Never have I learned less from a 500-page book then I did from Jeremy Gray’s Henri Poincare: A Scientific Biography. When Gray brings-up Poincare’s writings (which Poincare often wrote in the form of responses to the work of other thinkers), he doesn’t so much elucidate the ideas as merely list them.
I did, at least, come away from the book with a feeling that Poincare, who seems not to have been much of an experimenter himself, thought that the logical and mathematical analysis which he brought to science was just as important as the experiments which other scientifically minded persons were performing in their laboratories. Gray paraphrases Poincare as declaring that it is the mathematical relationships which allow experiments to be generalized.
Poincare makes the point that no experiment can be exactly duplicated. Therefore, it is the the generalization of the knowledge gained from research that gives knowledge its ultimate value because then we may make predictions for other, similar scenarios. Through mathematical equations and formulas, we can boost the specific to the level of the ideal— the ideal being applicable across many situations. For Poincare, the aim of a good experiment is not really to discover what happens in that one, particular situation, but to acquire new knowledge which will allow for more accurate predictions for a whole TYPE of circumstance.
In another area… Poincare made the point that, if the entire Universe got bigger overnight– with everything growing in the same proportion– we’d never know it.
I, myself, have previously been led to similar thoughts– though more about personal size and about Time. I realized one day, when contemplating suggestions that the Universe was expanding equally in all directions, that if I contemplate a patch of space closer and closer to my self, I must eventually consider the idea that my own body is expanding along with the rest of the Universe!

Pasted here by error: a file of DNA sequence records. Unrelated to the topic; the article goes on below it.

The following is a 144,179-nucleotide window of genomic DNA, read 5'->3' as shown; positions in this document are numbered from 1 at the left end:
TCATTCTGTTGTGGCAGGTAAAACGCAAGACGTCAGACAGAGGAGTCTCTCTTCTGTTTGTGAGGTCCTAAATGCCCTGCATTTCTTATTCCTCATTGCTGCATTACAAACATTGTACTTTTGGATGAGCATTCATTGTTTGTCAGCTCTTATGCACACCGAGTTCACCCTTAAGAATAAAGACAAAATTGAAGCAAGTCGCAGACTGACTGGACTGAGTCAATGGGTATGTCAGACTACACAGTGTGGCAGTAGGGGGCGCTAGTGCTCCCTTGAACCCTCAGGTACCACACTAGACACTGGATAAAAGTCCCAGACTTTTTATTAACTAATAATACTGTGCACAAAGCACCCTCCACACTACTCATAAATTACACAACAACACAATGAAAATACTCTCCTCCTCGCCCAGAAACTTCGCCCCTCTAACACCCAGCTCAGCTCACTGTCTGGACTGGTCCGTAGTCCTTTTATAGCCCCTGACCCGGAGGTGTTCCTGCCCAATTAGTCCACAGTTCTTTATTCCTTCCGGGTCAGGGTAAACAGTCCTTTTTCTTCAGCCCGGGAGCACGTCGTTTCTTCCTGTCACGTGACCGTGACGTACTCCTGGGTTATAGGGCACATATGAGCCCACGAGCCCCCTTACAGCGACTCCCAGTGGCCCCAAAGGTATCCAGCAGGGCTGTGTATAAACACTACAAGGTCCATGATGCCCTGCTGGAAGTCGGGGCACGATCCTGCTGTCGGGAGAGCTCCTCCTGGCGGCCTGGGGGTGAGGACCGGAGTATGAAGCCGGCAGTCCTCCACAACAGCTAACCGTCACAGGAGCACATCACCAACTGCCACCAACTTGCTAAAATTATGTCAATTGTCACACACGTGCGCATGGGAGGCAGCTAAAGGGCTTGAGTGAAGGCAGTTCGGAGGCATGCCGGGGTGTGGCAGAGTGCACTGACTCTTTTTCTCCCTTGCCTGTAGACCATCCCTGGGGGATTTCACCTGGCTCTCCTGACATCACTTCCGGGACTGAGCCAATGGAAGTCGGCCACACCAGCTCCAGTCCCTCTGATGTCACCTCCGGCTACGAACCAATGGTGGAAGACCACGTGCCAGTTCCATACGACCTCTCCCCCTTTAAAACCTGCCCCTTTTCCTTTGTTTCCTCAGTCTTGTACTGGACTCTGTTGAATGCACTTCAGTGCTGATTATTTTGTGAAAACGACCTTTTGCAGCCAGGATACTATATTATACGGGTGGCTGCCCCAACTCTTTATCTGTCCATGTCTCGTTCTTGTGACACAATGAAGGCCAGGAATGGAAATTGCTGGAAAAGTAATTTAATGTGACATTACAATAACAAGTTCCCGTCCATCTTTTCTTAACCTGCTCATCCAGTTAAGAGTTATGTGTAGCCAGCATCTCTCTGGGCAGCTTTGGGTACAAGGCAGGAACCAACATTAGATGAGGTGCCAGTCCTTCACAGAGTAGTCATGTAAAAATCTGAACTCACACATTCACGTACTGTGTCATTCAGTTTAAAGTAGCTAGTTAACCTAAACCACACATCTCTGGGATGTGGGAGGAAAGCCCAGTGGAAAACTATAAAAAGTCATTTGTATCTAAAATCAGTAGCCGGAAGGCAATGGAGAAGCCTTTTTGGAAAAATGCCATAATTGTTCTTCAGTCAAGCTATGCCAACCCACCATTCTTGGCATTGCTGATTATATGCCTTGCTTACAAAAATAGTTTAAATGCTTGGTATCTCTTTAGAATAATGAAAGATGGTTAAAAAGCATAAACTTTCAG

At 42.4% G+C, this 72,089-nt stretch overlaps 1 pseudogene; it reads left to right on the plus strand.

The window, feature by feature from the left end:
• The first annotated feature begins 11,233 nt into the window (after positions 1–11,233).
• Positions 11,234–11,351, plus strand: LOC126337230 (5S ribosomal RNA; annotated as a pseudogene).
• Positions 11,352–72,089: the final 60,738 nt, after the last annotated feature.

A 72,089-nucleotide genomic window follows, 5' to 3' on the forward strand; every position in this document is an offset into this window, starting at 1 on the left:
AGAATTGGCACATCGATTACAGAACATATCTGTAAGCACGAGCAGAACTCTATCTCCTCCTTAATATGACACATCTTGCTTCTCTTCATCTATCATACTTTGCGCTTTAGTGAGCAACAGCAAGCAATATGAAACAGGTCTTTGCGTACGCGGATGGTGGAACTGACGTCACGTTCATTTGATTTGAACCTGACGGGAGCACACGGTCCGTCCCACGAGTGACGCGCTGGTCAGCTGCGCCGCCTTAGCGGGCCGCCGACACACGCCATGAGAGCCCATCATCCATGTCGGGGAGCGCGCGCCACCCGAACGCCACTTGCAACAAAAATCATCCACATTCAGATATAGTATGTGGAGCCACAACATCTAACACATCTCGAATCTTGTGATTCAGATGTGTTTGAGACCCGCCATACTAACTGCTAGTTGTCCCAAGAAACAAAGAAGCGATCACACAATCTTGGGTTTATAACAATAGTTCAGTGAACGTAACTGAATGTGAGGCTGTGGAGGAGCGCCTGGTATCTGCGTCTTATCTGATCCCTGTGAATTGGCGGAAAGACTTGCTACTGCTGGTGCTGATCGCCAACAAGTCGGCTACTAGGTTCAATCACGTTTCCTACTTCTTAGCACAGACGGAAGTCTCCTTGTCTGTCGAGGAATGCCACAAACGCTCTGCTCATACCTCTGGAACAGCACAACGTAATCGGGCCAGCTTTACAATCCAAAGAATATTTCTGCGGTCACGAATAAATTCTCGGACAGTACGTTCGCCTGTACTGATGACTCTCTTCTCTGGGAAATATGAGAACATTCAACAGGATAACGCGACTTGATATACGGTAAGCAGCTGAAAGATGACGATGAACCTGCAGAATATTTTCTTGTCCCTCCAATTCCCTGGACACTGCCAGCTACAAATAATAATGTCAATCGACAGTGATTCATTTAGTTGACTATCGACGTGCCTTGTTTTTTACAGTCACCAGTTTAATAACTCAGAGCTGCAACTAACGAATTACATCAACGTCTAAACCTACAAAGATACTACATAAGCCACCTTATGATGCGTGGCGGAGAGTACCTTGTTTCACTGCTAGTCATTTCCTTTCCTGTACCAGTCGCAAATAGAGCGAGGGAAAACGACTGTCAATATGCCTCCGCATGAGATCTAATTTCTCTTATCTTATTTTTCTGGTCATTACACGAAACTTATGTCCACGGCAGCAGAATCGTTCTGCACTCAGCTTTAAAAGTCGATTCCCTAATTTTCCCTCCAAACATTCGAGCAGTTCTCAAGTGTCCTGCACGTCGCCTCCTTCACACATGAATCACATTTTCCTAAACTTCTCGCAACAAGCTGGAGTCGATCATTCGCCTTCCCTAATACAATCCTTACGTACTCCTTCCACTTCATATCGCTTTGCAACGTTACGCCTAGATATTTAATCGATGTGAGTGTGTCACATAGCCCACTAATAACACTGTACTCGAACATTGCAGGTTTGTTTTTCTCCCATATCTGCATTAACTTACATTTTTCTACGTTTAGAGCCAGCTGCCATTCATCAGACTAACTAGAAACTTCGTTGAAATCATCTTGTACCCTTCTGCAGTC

This led me to the contemplation of Time… If the distance between Point A and Point B is increased, than the time it takes to get from A to B will also be increased, assuming velocity remains constant. What would this then mean in an expanding Universe? Could it mean that it now takes longer for things to get done– could Time be slowing down?
Or perhaps the Universe is moving faster and faster in a way that offsets the increasing distance between things. This could explain why we feel as if Time is speeding up as we grow older, that the years are clicking by faster and faster. Even though we could not PHYSICALLY tell Time was speeding-up (since everything would be moving faster in proportion), perhaps some part of our mind or spirit is able to grasp the phenomenon, and that’s why– even though it still takes about 365 days for the Earth to go around the Sun– it FEELS faster every year.